The Four Columns Inn, an iconic, whitewashed 16-room luxe “Country Inn,” a dozen miles from Brattleboro in the classic whitewashed New England town of Newfane VT, was shuttered in 2013 and reopened, afresh, in mid 2015. Once enchanting enough for the likes of Mick Jagger (who stayed over for his 40th birthday), it had fallen off its imperial pedestal, and was purchased by Greenwich Hospitality Group (which also owns the Delamar Hotel in Greenwich and Southbury CT). After a nearly complete refurbishment,the very upscale Four Columns Inn is regaining its past allure, with some very significant changes.
French chef, Rene Chardain, opened the Four Columns Inn in 1965. He and his wife, Pierette, raised their own fowl in a barn on the property and fished trout from their personal trout pond, running a farm to table restaurant before the phrase became mainstream. Four Columns developed a somewhat regal but snooty reputation, shunning local business for worldwide recognition as a New England Inn with impeccable pedigree. It has since done an about face, and as a matter of fact, locals are now welcomed with open arms, even if all they wish to do is have a drink and bite in the Tavern.
Rooms at Four Columns Inn, Newfane VT
I stayed in the room that Mick Jagger and Jerry Hall preferred – #10 at the top of the stairs. Sundrenched in all whites and creams, it blends modern elements with a blond wood antique armoire and two dark portraits of an indeterminate age (Victorian? 1920’s?) that render the room interestingly eclectic.
The soaring cathedral ceiling – supported by whitewashed 2X4 wooden beams – double glass fireplace warming both the bedroom and large Jacuzzi bathroom, eggshell-white iron canopy bed (sans canopy) with pillow-top mattress and some of the softest sheets you’ll ever slip into; it’s a plushy respite from the crazy Presidential Campaign, the Rat Race, the kids…..whatever you’re trying to avoid for a few days.
All rooms are, in fact, having undergone a complete change of decor. Take a gander at the collection, and it will be tough to choose.
Food in the on-site restaurant, Artisan – décor a marriage of French Country and American Tavern with contemporary flourishes – is far from your ordinary farm-to-table fare. And incredibly, cost is reasonable for this level of dining experience. This is no mistake. New owners have learned from the past, when prices were astronomical and locals were turned away if they showed up just to have a glass of wine. Now, nearby residents are embraced, as I witnessed firsthand on a Sunday mid-May evening, when the majority of the tables were filled with members of the surrounding community. Lucky people.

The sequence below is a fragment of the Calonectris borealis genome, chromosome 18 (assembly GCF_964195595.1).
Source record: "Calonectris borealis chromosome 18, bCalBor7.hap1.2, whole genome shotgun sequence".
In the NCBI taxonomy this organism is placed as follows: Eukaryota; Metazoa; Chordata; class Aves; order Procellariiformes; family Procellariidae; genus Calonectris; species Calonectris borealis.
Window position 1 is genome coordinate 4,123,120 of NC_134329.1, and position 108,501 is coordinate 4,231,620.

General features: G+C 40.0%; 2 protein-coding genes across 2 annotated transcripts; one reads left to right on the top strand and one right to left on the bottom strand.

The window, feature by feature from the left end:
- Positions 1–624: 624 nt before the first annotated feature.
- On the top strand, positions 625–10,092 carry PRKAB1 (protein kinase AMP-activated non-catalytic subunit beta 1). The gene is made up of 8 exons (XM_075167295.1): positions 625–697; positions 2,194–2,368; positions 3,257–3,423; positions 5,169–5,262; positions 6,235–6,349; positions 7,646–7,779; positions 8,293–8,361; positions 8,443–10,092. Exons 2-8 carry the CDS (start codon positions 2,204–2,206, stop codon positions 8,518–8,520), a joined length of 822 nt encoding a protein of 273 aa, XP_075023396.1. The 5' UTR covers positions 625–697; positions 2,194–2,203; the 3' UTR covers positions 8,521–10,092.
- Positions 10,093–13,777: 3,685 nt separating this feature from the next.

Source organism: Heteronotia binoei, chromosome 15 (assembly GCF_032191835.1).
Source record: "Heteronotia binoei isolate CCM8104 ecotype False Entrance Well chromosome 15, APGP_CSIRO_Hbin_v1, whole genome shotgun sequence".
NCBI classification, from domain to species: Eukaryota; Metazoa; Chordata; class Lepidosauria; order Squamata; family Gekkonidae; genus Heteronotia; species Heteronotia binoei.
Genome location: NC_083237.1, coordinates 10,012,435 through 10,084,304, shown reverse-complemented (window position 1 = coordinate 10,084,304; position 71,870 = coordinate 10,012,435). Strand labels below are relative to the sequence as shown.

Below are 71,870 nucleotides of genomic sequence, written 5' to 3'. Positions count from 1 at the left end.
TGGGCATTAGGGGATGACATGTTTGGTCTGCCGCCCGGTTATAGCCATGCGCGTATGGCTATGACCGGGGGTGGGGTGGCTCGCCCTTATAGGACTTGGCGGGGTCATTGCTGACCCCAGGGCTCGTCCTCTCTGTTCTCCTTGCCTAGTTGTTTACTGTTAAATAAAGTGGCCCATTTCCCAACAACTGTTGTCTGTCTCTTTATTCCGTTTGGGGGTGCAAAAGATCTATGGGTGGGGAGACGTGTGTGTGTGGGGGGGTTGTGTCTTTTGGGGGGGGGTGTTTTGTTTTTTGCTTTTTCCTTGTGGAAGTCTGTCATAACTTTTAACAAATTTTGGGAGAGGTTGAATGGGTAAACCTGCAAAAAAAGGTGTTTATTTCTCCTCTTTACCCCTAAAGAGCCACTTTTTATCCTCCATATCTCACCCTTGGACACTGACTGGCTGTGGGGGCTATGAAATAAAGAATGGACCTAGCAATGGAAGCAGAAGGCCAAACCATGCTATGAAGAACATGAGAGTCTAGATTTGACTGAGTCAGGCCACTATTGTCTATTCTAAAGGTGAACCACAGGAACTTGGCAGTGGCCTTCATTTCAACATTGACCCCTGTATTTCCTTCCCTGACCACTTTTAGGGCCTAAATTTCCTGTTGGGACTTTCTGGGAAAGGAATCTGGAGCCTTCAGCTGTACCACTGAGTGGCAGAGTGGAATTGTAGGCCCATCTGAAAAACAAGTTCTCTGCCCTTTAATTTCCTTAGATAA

Food is inventive, lovely to look at and yes, amazingly good. Most dishes are excellent, some, stellar. Chicken Liver Mousse made with Citizen Hard Cider ($12) melts on the tongue and is so addictive, you hardly need the piles of toast that comes with it. Price of entrees in the chic dining room top out at $36 for Ribeye Steak, and most, like the Brick Chicken with Preserved Lemon Au Jus and Faro Island Salmon A La Plancha cost in the mid-$20’s.
Though you can’t go wrong with anything on Artisan’s dining menu, the lower priced Tavern Menu has its merits – specifically the Crispy Oriental Chicken in Sweet and Sour Sauce ($13) a MUCH preferred tweak on the original and the perfect snack food. And don’t pass up those Truffle Fries ($6) – a fistful of crispy potato wedges. If I lived in town, I’d be in trouble.
Breakfast is quite casual; house-made yogurt, jam, and granola mix-ins followed by ethereal scones piping hot from the oven served in the Tavern. The perfect combo before taking off on the road again.
Just the Facts
Rooms start at $200 off season, #10 is $345, include parking, wi-fi, house-made baked goods, yogurt and granola breakfast.